Some small business owners are content to maintain a small operation they can run themselves in return for a decent, but limited, income. Others, however, are driven by the challenge of growing their business into a high-profit venture with a larger market share. Although higher risk, this path can generate greater personal rewards - including the pay-off that might come from selling a profitable concern.
The process of identifying profitable growth opportunities often begins with the ‘core business’, that is, the products, services, customers, channels and geographic areas that generate the largest proportion of revenue and profits. In-depth conversations with the managers on the topic, “What is our core business?” is the preferred starting point.
The following points will help you clarify your core business. What is your core business? Why do most of your customers come to you? What are your top sellers? What makes the business ‘you’? And why are you in the business? Where do you look better than the competition? Who are your main customers? What areas are your greatest opportunities for expansion? Who are the core people on your team – who couldn’t you be without? What do they do and what do they bring to the table? Now you know what the core of your business is – minus all the fat and the trimmings.
After an answer is found, an evaluation of the overall performance of the core business follows. This involves measuring and benchmarking profitability, rate of revenue growth and the company’s reputation with its most important customers.
Such an assessment will raise a number of questions. For example: In what direction is each of these key indicators headed and why? Who are and who are not the core customers? Why? What is the company’s key competitive market differentiator? How can it be strengthened? Is the core business under major threat? Are there attractive growth opportunities within the core?
When considering these questions, input from external stakeholder groups is very helpful, particularly from loyal and even not-so-loyal customers.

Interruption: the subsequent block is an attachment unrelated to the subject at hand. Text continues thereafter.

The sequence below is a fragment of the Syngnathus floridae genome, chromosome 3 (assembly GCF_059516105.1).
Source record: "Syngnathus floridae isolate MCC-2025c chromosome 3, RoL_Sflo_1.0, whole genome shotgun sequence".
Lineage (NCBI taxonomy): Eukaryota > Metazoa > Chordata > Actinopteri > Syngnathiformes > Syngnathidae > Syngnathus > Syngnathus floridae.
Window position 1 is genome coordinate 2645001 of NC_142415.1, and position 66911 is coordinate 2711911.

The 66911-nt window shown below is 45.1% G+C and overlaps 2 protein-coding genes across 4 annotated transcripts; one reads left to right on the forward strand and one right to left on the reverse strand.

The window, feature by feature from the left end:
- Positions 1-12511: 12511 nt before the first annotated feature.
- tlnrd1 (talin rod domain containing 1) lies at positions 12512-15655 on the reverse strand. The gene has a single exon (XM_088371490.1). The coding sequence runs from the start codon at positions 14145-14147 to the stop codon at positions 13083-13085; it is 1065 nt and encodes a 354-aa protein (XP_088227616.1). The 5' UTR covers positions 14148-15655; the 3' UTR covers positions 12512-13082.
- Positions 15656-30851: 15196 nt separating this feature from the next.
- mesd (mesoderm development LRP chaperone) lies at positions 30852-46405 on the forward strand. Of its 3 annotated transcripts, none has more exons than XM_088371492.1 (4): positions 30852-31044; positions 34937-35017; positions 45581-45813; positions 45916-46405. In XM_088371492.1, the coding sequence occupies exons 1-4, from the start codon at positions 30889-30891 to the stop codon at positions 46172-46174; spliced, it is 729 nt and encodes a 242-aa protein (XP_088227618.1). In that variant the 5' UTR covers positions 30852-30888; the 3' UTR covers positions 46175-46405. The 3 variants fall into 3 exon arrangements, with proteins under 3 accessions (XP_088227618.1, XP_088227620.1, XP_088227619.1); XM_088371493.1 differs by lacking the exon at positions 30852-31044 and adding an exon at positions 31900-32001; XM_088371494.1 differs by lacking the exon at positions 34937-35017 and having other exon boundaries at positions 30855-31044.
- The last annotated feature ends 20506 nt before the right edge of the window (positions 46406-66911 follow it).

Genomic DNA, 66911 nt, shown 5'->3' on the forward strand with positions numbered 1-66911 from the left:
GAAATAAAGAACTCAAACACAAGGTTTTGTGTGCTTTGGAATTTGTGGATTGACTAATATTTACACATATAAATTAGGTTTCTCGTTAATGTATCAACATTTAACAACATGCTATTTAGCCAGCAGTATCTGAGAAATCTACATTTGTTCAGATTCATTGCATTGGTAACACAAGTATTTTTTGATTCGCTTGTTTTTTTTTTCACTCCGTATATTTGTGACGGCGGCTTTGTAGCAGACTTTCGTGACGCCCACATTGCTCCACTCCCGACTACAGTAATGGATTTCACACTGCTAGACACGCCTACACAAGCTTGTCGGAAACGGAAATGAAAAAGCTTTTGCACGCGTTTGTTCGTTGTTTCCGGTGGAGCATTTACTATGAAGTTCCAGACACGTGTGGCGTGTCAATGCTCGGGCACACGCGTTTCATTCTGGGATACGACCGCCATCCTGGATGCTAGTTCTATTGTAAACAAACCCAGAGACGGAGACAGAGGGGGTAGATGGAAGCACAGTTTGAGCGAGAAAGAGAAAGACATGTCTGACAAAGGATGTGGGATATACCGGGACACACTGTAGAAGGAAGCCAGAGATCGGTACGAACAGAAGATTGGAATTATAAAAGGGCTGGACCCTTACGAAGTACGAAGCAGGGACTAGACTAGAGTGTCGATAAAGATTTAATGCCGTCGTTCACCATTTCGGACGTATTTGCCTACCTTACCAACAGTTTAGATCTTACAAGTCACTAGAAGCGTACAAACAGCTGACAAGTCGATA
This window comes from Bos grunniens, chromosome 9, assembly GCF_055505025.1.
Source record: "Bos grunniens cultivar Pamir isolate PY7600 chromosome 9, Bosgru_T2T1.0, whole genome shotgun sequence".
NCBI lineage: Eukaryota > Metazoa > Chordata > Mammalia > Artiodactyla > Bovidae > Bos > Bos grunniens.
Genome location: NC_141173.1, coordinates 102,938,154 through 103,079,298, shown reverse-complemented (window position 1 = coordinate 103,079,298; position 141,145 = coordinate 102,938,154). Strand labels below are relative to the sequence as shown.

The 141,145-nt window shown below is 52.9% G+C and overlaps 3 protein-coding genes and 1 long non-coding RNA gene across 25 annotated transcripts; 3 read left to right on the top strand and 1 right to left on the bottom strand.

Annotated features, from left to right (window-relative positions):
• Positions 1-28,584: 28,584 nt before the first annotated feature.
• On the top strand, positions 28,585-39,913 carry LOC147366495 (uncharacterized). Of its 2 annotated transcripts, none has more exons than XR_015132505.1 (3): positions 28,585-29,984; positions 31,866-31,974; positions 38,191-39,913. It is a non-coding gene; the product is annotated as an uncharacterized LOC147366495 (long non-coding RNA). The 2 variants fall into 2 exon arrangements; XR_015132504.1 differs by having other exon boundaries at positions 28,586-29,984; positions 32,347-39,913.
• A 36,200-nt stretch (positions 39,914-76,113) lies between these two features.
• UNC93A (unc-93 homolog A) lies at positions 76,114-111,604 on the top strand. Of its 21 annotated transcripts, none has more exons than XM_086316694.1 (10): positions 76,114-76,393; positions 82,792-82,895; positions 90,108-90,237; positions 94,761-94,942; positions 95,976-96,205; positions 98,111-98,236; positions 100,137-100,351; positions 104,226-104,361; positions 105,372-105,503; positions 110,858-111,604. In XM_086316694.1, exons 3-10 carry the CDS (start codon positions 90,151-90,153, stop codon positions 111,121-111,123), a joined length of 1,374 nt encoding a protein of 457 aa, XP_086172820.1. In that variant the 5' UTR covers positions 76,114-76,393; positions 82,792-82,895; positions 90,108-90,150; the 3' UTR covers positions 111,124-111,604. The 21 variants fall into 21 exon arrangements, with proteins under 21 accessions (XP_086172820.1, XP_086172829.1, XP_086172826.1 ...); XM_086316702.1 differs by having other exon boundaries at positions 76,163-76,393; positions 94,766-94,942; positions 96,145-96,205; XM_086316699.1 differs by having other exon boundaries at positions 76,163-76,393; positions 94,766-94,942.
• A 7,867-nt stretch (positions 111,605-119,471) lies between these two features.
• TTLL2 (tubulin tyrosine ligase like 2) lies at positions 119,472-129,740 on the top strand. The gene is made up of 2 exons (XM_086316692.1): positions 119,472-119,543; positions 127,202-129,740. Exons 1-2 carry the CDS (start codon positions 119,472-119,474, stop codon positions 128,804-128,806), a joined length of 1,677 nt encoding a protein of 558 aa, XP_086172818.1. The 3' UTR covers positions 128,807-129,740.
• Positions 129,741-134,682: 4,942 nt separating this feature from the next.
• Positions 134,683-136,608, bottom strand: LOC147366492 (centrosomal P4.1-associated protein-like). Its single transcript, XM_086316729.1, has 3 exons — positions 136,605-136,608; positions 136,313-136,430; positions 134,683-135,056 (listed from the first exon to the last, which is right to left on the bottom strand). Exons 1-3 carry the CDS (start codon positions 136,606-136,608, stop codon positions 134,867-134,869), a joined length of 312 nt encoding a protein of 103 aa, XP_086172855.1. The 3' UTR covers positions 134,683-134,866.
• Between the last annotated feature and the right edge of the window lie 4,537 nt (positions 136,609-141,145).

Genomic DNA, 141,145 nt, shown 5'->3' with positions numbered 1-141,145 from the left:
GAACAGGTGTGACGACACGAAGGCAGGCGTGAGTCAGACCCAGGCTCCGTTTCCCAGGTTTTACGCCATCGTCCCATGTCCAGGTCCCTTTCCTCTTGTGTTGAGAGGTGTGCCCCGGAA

The overall process need not take a great deal of time but can yield significant returns. These include, (1) a renewed commitment to operational excellence within the core business, (2) perceptive discussions on the growth potential of the core business, or conversely, (3) an urgent need to make significant changes to the core or even a plan for abandoning the present core and exploring more profitable growth options.
The second growth strategy is based on your company’s existing customers. This strategy involves creating what is known as ‘High Impact Value Propositions’ (HIVP) for new customer sub-segments. HIVP is a business or marketing statement that summarizes why a consumer should buy your company’s product or use its service. This statement should convince a potential consumer that your company’s product or service will add more value or better solve a problem than other similar offerings.
Underpinning this strategy is the willingness to view customers through a different set of lenses. But how are customers ‘different’, actually? From a business perspective, there are really just two principle ways: Customers have different values to the business and customers have different needs from the business.
These two kinds of differences account for both sides of your value proposition: what your customers pay you and what they want from you. All other descriptions of customer differences – segmentation models, transaction histories, demographics and psychographics – are really just interim steps designed entirely to allow a business to derive the answer to these two questions: How much is this particular customer worth? And what does this particular customer want? A process can be created to assist managers to gain fresh insights into customer needs and preferences. This is a necessary first step in discovering underserved customer groups and hidden growth opportunities.